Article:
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Tip of the Iceberg

Contractors have little confidence in private sector’s readiness for IR35 reform.

Despite the ongoing IR35 consultation and the Government’s insistence that further reform is merely a ‘possibility’ and not set in stone, contractors, private sector businesses, and recruitment agencies, are readying themselves for an announcement this year.

Should IR35 reform be unveiled in the Autumn Budget this November, the chances are that private sector companies and agencies will only have up until 06th April 2019 to prepare for the arrival of the new rules.

Private sector businesses have never needed to set the IR35 status of the contractors they engage, nor settle up with HMRC for any missing tax following an IR35 investigation. So the task that looks increasingly likely to be presented to 5.7m private sector companies is huge, with massive financial implications should they get things wrong.

HMRC’s recent victory against BBC presenter, Christa Ackroyd, just goes to show how expensive setting an incorrect IR35 status can be. The former ‘Look North’ presenter was deemed to owe HMRC £419,151 in missing income tax and National Insurance Contributions.

In the near future, these fines could be passed on to private sector companies, as is now the case in the public sector.

Exclusive research by Qdos Contractor reveals the extent of contractors’ concerns. Just 5% of 1512 UK independent workers are confident the private sector is prepared for potential IR35 reform, leading you to question whether end engagers are actually capable of making accurate status decisions on scale.

A telling 74% do not think their private sector clients and the agencies which place them are ready to do so, while 21% are unsure – and it can’t be said that simply not knowing is much of a vote in confidence.

Understandably, contractors do not want to be wrongly placed inside IR35 as a result of their client protecting its own liability. And the blanket IR35 determinations made in the public sector following reform last year is perhaps another reason why they are so concerned.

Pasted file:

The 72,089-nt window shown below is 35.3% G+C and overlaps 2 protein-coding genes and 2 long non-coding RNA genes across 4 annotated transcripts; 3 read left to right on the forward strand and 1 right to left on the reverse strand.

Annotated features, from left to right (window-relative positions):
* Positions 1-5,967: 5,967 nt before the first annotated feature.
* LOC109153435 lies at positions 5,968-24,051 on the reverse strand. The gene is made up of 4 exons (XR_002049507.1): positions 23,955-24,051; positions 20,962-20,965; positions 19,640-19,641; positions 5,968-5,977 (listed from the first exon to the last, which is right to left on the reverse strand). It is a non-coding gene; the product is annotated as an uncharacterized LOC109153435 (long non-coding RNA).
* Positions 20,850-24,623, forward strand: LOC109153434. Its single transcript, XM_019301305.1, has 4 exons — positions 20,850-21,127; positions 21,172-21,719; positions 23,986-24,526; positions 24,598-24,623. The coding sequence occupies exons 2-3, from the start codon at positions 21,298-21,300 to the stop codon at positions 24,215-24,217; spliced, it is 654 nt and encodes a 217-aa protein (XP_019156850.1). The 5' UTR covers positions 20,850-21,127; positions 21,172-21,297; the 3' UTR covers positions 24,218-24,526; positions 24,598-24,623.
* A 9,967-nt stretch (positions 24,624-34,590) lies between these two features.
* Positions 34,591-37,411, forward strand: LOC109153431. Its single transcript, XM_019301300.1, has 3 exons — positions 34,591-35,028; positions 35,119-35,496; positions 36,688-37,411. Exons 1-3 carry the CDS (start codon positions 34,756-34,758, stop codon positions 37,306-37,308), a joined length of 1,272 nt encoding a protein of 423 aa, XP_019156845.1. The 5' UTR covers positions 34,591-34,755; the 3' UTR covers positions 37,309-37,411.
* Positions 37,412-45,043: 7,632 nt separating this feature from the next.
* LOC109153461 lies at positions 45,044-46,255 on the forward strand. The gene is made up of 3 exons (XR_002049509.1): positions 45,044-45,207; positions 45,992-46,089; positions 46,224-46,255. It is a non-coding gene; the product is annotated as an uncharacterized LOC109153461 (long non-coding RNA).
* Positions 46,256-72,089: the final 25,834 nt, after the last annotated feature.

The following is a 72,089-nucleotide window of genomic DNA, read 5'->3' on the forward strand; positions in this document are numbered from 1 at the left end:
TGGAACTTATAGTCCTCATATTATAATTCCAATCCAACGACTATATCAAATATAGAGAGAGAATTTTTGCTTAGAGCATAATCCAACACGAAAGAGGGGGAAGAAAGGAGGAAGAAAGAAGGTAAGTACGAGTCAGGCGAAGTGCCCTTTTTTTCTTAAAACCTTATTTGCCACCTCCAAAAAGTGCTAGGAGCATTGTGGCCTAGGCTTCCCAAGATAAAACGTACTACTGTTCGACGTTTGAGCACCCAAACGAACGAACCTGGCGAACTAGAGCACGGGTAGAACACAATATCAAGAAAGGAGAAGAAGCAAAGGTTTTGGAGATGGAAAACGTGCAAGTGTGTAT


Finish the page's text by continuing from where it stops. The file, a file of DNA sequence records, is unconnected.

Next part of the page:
At last count, SMEs made up 99.3% of all private sector businesses in the UK, and many smaller companies engaging contractors do not have the in-house expertise to make accurate IR35 assessments.

Just as contractors gear up for the likelihood of further IR35 changes, the private sector must start preparations too. Should end engagers assess their current ability to make well-informed status decisions now, and not in a frenzied rush in the weeks before potential reform, the upheaval caused by changes to the IR35 legislation could be kept to a minimum.

By Contractor Weekly

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2 thoughts on “Tip of the Iceberg”

  1. Phil the Pill

    While I find the HMRC pursuit of the small private contractor somewhat tiresome and a poor use of limited resources there is the case that any contractor should be seen to be paying themselves a “living salary” i.e that would cover a mortgage and normal outgoings, so as not to attract attention when they submit their company returns and self assessment. From a personal perspective, I pay myself as much as possible after logging some expenses for maintaining a home office and pay the employee and employer NI – still get £3.0 K employer NI relief. Any remaining profit after CT is paid as a dividend; given that we now only get a £2.0 K tax break on dividends I sold a share of my company to my partner so we can now get £4.0 relief on dividends! So unless anyone is magically hiding these massive dividends offshore they still get taxed on them if declared legally. Just not worth the hassle of getting the 6 o’clock knock from HMRC and being turned over for investigation.

  2. Khesapeake

    What about all those shareholders who have no idea that their investments are now liable to taxes as HMRC are now punishing them for investing. I know several people who only have very modest PAYE incomes (and have never been asked to submit tax returns), but as part of investments they”ve made (e.g. inheritance windfalls) they also earn several thousand Pounds a year in dividends, so are accruing hundreds of Pounds a year in tax liabilities that they”ll never be able to afford if HMRC asks for all that retrospectively (especially if they get the traditional HMRC special interest rate, which appears to be about 10x higher than any savings account).

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